A new reaction utilizing cuprate chemistry was discovered within our group: it involves novel organocopper reagents, derived from the ketone α,β-dianions, which undergo a formal formal [3+2]cycloaddition reaction with cyclohexenone, to form keto alcohols in good yields. We accounted for this unusual reaction by proposing a carbocupuration mechanism rather than the well advocated β-copper(III) ketone mechanism.

HP4

A new class of ketone dilithio dianions can be generated by vinylogous extenstion of ketone α,β-dianions. Thus, the dianions can be used as a useful platform of ketone frameworks.

HP11

Ryu, I.; Nakahira, H.; Ikebe, M.; Sonoda, N.; Yamato, S.; Komatsu, M. J. Am. Chem. Soc., 2000, 122, 1219.
Yamato, S.; Yamamura, G.; Komatsu, M.; Arai, M.; Fukuyama, T.; Ryu, I. Org. Lett. 2005, 7, 2489.
Nakahira, H.; Ikebe, M.; Oku, Y.; Sonoda, N.; Fukuyama, T.; Ryu, I. Tetrahedron, 2005, 61, 3383.


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Metal Hydrides: New Catalytic Transformations

Development of novel catalytic reactions is another research goal in this Laboratory. We have recently found that ruthenium hydride complexes work as an efficient catalyst for novel homo-and cross-coupling reactions of oxygen containing compounds. Such examples include dimerization of unsaturated alcohols and reductive dimerization of unsaturated aldehydes, in which ruthenium hydride complex acts as multi-task catalyst.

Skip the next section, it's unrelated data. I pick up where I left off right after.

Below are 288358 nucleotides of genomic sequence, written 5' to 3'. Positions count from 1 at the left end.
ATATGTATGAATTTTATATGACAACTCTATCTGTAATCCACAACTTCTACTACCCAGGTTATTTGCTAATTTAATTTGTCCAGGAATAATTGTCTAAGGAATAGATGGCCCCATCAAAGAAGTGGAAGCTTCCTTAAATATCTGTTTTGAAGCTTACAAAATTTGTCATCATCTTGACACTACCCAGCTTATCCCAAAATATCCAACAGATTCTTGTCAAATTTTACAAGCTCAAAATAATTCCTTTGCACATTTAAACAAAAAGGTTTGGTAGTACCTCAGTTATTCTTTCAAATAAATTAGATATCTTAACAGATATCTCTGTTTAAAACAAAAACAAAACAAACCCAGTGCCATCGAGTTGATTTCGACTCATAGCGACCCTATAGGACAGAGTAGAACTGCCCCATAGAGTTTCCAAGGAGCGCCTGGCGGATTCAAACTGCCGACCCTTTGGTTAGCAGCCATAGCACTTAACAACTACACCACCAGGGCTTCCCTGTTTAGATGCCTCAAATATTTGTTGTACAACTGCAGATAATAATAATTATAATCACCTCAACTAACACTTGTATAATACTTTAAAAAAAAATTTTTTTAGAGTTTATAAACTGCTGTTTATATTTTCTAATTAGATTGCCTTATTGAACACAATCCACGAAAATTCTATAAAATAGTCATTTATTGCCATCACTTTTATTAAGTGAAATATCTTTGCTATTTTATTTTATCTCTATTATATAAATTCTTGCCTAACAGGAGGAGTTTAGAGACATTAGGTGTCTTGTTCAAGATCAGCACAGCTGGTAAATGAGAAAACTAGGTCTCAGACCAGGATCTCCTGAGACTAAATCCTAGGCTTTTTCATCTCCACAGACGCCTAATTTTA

HP5

T. Doi, T. Fukuyama, S. Minamino, G. Husson, I. Ryu, Chem. Commun. 2006, 1875.

d02

The chemistry involved in the above transformation led us to develop a number of atom-economical reactions, which can convert readily available starting substrates to important carbonylacompounds.

HP6

T. Fukuyama, T. Doi, S, Minamino, S, Omura, I. Ryu, Angew. Chem. Int. Ed. 2007, 46, 5559.
S. Omura, T. Fukuyama, J. Horiguchi, Y. Murakami, I. Ryu, J. Am. Chem. Soc. 2008, 130, 14094. S. Omura, T. Fukuyama, Y. Murakami, H. Okamoto, I. Ryu, Chem. Commun., 2009, 6741.
A. Denichoux, T. Fukuyama, T. Doi, J. Horiguchi, I. Ryu, Org, Lett. 2010, 12, 1.


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Green Chemistry and Green Technology

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Fluorous Solvents as Reaction Media and Liquid Membrane